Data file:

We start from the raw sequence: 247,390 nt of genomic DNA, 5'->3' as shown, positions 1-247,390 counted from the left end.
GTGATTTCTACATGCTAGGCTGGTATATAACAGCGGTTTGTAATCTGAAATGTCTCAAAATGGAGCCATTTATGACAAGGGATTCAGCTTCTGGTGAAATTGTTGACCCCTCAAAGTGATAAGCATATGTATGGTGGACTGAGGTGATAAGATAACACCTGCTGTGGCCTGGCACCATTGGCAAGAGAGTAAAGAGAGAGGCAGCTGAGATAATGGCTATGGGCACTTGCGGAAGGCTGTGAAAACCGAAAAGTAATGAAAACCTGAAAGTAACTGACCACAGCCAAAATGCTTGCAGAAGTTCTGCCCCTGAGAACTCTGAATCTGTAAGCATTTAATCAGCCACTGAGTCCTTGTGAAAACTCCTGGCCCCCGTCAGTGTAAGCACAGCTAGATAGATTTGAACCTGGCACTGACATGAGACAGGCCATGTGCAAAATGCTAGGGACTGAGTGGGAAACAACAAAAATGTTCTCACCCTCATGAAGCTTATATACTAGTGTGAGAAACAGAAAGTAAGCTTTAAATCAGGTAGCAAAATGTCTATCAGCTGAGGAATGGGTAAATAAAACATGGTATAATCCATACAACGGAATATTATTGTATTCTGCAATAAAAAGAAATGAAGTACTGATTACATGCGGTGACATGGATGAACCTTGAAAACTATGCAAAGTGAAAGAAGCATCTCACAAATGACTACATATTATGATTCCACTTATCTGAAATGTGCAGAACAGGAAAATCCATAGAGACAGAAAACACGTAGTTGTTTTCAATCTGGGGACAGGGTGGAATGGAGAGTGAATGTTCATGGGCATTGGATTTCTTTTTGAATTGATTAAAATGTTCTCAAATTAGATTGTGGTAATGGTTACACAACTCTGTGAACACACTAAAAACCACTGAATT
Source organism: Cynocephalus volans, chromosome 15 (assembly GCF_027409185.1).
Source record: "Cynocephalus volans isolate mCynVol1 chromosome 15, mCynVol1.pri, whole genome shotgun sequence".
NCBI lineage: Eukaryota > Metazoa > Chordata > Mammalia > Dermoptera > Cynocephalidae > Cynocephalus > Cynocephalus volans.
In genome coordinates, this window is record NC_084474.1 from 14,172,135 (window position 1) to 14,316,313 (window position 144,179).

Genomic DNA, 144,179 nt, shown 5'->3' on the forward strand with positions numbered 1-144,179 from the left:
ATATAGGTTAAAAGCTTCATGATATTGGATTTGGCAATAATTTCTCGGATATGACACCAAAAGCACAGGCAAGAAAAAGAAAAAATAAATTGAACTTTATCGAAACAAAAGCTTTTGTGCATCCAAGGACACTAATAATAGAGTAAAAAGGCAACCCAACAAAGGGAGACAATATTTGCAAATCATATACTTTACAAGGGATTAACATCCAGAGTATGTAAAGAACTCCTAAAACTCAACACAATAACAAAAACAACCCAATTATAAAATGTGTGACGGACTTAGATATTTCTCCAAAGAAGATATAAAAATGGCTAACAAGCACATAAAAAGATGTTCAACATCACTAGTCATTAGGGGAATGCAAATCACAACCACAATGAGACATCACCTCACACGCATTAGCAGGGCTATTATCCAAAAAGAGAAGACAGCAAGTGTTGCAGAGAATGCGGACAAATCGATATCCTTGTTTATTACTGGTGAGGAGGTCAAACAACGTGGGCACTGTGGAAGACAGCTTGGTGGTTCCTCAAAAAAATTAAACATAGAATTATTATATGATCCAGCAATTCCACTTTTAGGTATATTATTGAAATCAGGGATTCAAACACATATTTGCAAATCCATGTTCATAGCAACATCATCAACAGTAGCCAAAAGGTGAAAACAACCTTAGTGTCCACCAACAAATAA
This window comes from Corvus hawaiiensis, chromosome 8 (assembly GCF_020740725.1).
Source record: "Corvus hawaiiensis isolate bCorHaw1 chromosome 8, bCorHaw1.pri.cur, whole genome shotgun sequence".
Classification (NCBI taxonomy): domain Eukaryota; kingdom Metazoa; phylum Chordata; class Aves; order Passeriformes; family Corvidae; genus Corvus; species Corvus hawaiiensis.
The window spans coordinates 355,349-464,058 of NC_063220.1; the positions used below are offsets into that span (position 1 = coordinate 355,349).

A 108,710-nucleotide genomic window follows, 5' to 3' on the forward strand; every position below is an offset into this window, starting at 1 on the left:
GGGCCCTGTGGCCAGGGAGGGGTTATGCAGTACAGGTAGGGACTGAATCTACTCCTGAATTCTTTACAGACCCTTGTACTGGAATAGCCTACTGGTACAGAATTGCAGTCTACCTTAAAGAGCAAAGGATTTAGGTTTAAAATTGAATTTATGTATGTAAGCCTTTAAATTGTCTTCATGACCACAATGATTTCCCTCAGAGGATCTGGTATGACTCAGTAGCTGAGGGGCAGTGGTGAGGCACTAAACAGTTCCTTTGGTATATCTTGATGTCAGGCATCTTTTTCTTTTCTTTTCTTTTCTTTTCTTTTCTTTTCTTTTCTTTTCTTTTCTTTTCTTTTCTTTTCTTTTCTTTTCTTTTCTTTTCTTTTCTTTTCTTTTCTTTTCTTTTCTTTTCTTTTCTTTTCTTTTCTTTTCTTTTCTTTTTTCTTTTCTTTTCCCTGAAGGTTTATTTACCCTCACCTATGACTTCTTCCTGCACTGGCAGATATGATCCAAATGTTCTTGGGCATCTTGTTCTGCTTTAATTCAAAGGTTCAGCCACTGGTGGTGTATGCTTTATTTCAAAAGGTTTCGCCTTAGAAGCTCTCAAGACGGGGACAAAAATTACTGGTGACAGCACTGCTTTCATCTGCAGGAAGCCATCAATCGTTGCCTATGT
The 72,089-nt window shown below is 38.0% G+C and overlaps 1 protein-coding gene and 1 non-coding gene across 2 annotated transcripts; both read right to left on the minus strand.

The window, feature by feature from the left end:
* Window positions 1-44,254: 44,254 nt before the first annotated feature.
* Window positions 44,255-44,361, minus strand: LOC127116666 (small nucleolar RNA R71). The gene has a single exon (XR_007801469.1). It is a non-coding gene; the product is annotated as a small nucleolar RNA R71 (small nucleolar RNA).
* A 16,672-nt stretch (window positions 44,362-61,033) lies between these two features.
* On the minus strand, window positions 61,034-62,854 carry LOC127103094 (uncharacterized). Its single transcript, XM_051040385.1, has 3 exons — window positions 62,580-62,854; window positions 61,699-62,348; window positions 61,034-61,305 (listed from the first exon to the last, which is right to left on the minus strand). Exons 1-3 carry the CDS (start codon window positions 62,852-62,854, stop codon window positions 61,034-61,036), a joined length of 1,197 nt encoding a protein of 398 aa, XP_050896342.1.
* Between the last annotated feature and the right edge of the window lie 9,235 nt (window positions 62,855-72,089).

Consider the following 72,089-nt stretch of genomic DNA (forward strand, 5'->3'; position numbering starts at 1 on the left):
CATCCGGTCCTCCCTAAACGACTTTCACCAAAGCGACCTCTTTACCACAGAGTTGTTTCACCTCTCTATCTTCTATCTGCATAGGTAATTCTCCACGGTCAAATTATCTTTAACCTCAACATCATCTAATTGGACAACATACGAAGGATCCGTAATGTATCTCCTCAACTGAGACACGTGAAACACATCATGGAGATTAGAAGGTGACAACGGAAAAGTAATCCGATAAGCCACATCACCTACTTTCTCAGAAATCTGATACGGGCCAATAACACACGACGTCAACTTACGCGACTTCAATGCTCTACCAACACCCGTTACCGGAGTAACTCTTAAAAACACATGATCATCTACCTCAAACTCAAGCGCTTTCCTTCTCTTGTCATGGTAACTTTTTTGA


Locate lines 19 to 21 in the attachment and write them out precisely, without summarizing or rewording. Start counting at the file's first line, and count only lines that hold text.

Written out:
* A 16,672-nt stretch (window positions 44,362-61,033) lies between these two features.
* On the minus strand, window positions 61,034-62,854 carry LOC127103094 (uncharacterized). Its single transcript, XM_051040385.1, has 3 exons — window positions 62,580-62,854; window positions 61,699-62,348; window positions 61,034-61,305 (listed from the first exon to the last, which is right to left on the minus strand). Exons 1-3 carry the CDS (start codon window positions 62,852-62,854, stop codon window positions 61,034-61,036), a joined length of 1,197 nt encoding a protein of 398 aa, XP_050896342.1.
* Between the last annotated feature and the right edge of the window lie 9,235 nt (window positions 62,855-72,089).